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Whilst installing linux mint 19.1 cinnamon i checked the "I want third party drivers box". However, upon checking that box i was prompted to create a password in order to disable secure boot.

Thus, i disabled secure boot after rebooting my machine, as prompted.

Now however, after rebooting (and with every boot up) my monitor displays a huge warning reading "booting into insecure mode", before displaying the mint login screen.

Is this now something that i should not be bothered with, or did i mess up the installation process somewhere along the line? And is using this "insecure" mode somehow making me more susceptible to any "attacks" or the like - which the name seems to imply to a layman like me?

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    You title does not match the question body (yes it is related, but is not a summary of the question). Fixing it will get you better response. – ctrl-alt-delor May 26 at 9:00
  • You can disable/enable the secure boot from the UEFI/BIOS panel of your computer. About the attacks secure boot makes you enter password before you are allowed to access the UEFI panel , it ensures that someone won't plug USB and install new OS or something like this – Angel May 28 at 10:29
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As Linux does not support Secure Boot as of yet (without some kernel modification), there is no significant consequence of doing this.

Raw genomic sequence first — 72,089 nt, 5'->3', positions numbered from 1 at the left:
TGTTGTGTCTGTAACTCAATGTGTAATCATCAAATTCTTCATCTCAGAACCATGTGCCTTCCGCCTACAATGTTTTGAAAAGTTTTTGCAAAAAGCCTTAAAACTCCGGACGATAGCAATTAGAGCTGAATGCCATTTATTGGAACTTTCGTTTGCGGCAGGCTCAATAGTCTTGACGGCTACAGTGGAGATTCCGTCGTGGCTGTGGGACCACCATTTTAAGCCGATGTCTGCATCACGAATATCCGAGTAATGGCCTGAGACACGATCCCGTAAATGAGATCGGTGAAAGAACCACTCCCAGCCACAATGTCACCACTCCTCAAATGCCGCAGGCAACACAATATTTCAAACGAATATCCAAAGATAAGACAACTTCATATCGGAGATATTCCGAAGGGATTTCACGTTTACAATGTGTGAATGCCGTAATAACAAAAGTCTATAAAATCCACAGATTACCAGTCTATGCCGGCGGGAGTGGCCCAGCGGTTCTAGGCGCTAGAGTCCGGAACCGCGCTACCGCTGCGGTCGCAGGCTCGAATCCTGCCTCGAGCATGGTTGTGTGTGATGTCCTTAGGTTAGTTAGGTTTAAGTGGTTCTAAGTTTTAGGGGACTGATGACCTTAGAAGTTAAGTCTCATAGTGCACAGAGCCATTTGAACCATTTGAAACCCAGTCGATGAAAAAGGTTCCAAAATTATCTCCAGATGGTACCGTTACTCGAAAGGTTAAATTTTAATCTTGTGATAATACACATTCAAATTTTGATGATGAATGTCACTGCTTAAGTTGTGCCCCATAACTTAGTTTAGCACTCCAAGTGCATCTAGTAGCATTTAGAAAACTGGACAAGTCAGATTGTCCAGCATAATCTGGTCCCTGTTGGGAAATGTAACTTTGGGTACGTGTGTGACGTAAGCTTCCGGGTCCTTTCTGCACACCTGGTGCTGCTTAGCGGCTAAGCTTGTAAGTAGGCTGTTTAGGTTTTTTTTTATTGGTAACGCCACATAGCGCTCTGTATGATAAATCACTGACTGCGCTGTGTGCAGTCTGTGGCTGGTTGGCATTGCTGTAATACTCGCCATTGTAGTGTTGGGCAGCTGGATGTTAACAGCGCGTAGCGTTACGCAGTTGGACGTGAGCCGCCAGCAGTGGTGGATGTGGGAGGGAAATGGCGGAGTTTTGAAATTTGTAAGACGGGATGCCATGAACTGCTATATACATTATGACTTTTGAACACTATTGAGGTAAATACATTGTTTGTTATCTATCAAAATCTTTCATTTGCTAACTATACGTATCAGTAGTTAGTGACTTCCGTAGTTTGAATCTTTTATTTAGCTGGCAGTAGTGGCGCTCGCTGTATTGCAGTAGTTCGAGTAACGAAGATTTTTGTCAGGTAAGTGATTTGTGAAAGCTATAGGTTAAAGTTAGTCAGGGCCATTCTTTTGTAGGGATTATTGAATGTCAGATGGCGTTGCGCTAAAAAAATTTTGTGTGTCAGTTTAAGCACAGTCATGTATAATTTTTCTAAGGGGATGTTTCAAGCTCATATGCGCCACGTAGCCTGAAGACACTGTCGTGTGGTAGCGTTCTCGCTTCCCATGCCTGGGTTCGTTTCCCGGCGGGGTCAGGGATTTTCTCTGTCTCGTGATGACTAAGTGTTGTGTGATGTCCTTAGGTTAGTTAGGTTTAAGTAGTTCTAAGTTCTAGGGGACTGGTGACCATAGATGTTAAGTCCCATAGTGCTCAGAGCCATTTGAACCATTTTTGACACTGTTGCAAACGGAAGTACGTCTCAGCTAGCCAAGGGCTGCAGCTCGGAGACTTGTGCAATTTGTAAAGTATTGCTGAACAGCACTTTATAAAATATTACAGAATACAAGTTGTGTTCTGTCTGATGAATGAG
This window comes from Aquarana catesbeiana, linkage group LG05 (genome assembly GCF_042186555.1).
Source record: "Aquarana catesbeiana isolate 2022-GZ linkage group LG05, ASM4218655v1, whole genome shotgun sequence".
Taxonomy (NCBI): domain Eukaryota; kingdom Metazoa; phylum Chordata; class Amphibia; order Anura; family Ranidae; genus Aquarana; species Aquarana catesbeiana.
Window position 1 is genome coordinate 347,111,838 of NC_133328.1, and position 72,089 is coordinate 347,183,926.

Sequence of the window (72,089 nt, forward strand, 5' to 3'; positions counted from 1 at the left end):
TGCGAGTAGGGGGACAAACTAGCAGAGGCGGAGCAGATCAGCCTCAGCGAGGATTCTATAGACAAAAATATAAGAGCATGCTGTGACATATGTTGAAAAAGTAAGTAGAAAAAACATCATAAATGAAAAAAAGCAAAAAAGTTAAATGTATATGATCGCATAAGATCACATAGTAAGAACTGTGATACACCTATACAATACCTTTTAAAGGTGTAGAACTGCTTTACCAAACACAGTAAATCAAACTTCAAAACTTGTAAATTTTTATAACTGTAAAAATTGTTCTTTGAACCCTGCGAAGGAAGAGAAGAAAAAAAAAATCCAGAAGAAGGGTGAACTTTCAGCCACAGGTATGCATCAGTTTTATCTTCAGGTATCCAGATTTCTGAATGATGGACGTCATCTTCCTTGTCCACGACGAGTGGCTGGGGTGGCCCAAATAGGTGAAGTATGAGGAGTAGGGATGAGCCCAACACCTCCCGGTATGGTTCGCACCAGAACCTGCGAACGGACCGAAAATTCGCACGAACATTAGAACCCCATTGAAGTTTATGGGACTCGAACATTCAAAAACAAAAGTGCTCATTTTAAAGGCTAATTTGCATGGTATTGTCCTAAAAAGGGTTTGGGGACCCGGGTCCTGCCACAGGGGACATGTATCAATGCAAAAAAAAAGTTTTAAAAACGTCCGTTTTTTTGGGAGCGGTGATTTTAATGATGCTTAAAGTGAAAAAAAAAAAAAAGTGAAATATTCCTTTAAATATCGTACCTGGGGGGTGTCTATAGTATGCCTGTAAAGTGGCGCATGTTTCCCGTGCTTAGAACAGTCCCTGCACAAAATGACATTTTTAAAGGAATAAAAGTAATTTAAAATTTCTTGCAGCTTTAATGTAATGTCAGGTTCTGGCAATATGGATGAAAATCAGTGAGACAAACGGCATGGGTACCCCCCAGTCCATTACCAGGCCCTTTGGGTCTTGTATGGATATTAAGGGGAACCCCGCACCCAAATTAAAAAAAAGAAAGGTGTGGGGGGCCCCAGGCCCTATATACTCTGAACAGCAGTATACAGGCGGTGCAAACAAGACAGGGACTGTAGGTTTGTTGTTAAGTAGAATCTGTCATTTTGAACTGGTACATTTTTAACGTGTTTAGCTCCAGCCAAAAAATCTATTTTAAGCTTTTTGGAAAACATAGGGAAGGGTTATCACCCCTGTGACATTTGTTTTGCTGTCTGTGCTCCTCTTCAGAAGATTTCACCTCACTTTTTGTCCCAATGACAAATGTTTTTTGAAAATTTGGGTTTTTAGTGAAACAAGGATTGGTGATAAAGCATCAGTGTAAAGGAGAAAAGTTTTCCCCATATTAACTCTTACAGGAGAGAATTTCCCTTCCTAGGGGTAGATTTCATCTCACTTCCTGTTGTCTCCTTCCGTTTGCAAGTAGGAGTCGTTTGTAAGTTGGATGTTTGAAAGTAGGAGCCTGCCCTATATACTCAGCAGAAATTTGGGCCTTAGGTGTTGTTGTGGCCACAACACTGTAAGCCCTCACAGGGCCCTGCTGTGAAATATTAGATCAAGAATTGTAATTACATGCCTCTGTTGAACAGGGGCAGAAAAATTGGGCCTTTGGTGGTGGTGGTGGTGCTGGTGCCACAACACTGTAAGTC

is using this "insecure" mode somehow making me more susceptible to any "attacks" or the like

Maybe if you're using Windows, but if you care about security, then you wouldn't be using Windows in the first place. Linux is insusceptible to these attacks.

did i mess up the installation process somewhere along the line

No, you did not.

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Since secure boot only allows the computer to use trusted operating systems and drivers, protecting against rootkits, disabling it would allow malware to hide in the boot loader and make itself difficult to detect. While secure boot does not protect against malware, it attempts to prevent malware from getting a deeper foothold on the system. That being said, many Linux distributions require secure boot to be disabled in order to boot. From your post it sounds like Linux Mint might work with secure boot if you disable third party drivers, but the open source drivers could cause problems with your system's performance.

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